Jotun’s Successful Relocation

The success of Jotun in relocating expatriates to managerial positions in South East Asia is no coincidence. The ‘secret’ is the company’s high level of awareness and attention to the needs of not just the person, they are relocating, but in particular to the needs of his spouse and children.
     Human Resource Manager of Jotun, Hilde Bettum, who is conducting this relocation programme, knows personally how important this is. She used to be an expatriate spouse herself for many years, when she was living in Kuala Lumpur together with her husband who was heading Jotun’s operation in Malaysia.
     Jotun’s expatriates are almost only recruited for higher managerial positions, like country managers and regional managers. Other positions are usually filled with locally employed personnel. They may be Norwegians; but there are also several other nationalities working as expatriates within the Jotun Corporation.
     Whenever a position is becoming vacant, the task of recruitment and relocation is handed over to Hilde Bettum at corporate HR, who starts the process. Normally the process will take about 3-6 months from start to end, but sometimes it is shorter and sometimes it can take up to 9 months, Hilde Bettum explains.

Three day seminar
When a suitable applicant is chosen, the corporate HR department, together with the local HR department, organizes an initial look-see even before the contract is signed. The next step is signing the contract, and then the real preparations commence.
     The whole family is invited to a 3 days seminar on expatriate life. Here there are different groups for the spouses, for the expatriate worker and for the accompanying children. Two days are devoted to all sorts of practical matters in general, matters that apply whatever foreign country you are going to, like ethical rules, insurance, schooling, pension, and so on.
     There will be a corporate lawyer present, who can explain all the legal and formal implications, especially to the accompanying spouse. For instance, what if she quits her job, how will this affect her rights in the National Insurance Fund?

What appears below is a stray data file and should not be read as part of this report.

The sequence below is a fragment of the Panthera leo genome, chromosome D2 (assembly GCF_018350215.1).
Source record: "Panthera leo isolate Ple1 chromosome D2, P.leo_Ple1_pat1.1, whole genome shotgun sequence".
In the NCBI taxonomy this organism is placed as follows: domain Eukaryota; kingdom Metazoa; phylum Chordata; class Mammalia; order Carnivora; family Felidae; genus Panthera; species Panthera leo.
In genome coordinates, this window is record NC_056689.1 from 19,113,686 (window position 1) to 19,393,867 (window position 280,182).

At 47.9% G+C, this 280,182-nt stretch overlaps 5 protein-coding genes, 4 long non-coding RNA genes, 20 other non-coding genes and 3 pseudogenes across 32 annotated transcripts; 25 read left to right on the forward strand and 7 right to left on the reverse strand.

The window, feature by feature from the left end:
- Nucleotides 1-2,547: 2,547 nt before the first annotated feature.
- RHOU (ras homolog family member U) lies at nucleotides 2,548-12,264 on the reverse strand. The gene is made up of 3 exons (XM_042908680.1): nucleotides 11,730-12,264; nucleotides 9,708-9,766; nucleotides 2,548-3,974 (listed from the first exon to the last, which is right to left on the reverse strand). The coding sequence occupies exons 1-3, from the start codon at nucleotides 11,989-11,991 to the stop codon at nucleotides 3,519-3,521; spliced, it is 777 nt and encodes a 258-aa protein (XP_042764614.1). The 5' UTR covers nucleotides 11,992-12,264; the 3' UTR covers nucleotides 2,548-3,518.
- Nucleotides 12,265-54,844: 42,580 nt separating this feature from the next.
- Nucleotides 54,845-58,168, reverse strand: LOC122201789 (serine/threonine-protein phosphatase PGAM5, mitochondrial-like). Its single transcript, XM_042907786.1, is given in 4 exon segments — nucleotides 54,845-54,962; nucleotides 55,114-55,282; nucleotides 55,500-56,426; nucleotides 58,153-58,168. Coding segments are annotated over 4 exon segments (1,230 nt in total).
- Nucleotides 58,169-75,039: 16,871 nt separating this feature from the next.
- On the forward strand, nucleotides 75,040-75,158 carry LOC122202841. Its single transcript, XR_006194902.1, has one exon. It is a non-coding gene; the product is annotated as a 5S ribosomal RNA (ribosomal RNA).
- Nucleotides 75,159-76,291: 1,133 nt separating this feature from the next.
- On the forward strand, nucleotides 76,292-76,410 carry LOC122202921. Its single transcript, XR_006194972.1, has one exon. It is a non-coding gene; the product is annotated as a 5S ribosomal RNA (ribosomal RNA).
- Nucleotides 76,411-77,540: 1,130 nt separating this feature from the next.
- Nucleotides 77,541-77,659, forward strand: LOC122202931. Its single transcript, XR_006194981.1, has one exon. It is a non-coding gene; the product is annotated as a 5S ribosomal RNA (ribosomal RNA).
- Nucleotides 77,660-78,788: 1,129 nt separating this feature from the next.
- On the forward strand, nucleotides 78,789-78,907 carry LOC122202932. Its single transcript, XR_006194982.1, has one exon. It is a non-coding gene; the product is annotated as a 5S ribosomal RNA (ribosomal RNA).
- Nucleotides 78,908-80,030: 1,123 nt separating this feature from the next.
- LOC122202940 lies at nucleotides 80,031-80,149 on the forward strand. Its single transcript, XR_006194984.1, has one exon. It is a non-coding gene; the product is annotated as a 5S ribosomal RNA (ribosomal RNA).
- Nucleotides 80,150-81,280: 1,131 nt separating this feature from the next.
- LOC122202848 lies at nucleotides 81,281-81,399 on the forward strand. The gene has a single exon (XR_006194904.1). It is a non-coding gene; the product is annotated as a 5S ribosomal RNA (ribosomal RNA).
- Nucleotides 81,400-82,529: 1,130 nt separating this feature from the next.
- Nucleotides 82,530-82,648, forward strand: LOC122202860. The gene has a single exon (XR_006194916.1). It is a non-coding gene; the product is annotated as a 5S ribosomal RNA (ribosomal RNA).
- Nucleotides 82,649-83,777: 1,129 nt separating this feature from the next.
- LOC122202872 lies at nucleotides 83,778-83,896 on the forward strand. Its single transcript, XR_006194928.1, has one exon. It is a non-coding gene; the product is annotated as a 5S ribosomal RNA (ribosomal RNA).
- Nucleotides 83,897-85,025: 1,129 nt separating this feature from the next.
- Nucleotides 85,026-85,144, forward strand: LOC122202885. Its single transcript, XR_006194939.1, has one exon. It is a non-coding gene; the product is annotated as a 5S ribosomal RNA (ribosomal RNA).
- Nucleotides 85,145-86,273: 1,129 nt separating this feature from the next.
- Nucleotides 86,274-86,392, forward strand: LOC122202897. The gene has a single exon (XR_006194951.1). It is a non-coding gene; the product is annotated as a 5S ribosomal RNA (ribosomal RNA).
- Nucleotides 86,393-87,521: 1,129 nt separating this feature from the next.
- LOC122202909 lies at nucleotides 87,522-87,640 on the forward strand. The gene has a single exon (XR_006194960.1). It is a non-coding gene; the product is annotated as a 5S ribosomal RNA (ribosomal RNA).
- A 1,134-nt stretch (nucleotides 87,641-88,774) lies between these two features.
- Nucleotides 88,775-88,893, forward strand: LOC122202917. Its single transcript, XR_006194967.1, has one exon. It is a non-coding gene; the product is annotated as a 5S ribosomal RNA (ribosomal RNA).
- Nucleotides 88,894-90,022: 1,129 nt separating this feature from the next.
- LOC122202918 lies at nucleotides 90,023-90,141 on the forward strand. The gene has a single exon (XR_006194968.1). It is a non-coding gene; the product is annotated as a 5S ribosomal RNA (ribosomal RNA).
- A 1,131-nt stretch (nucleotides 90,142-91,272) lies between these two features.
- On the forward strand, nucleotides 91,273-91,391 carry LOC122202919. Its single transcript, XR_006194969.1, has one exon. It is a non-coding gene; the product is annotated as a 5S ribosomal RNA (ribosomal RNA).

One full day is spent with someone that knows their particular destination, and they talk about cultural differences, climate, and how to behave in the foreign country.
     “The families really appreciate these seminars, they feel it is a good preparation for them”, Hilde Bettum says.
     The seminars are compulsory for all staff before their first foreign posting.

Not too short – not too long
The contracts are normally for 3-5 years, as it is Jotun’s policy that these top managerial positions should change reasonably often. On the other hand, not too often, as the personal contacts are extremely important in foreign business.
     “The first year are mostly used for adjusting and familiarizing yourself both with the country and the job, from experience we know it’s more or less from the second year the really useful work is done”.
     Some of these contracts are extended beyond the initial 3-5 years, if everything works out fine for all parties involved. Jotun wants the higher managerial jobs filled with employees from headquarter, as this means better communication and more corporate control.

No repatriation guarantee
“Since 1998, nobody that applies for a job as an expatriate with Jotun is guaranteed a job in their home country, when the contract expires”, Ms. Bettum explains.
     “In most cases they do get a job somewhere within the corporation, but not necessarily a return to where they started out, and not necessarily to the same rank”, she adds.
     The fact that the spouses now have their own independent careers has indeed made a difference. Only 5 years ago it was easier to get applicants for their foreign positions, as opposed to now, where many of the younger families have both adults climbing the corporate ladder. This means less flexibility, which makes it more difficult to recruit expatriates. In some cases this has lead to commuting arrangements, i.e. he gets a trip home to Norway once or twice a month.
     “Although we do prefer the whole family to go, because we think it is better for the family all together, but if that is not possible, we will have to make other arrangements”, she says.

One week with the ‘old’ family
Hilde Bettum says that the most important preparation is when the arriving family meets the departing family. Often they spend a week together in the foreign country, where the new family can ask endless questions; the “old” family can show them around, share all information that they can possibly think of, and generally ease them into their new situation.

Follow-up contact
The country managers meet with one another frequently; in their regional meetings. Ms. Bettum also meets with the local HR Managers twice a year. The more practical local aspects of the relocation, like visas, housing, car, children’s school etc., are handled by the local HR departments.
     When asked if everything actually is as blissful as it sounds, she laughs; admittedly it is not, she says. She wants a more formalized debriefing when people returns, and she feels that they still could do a better job when it comes to the spouses.

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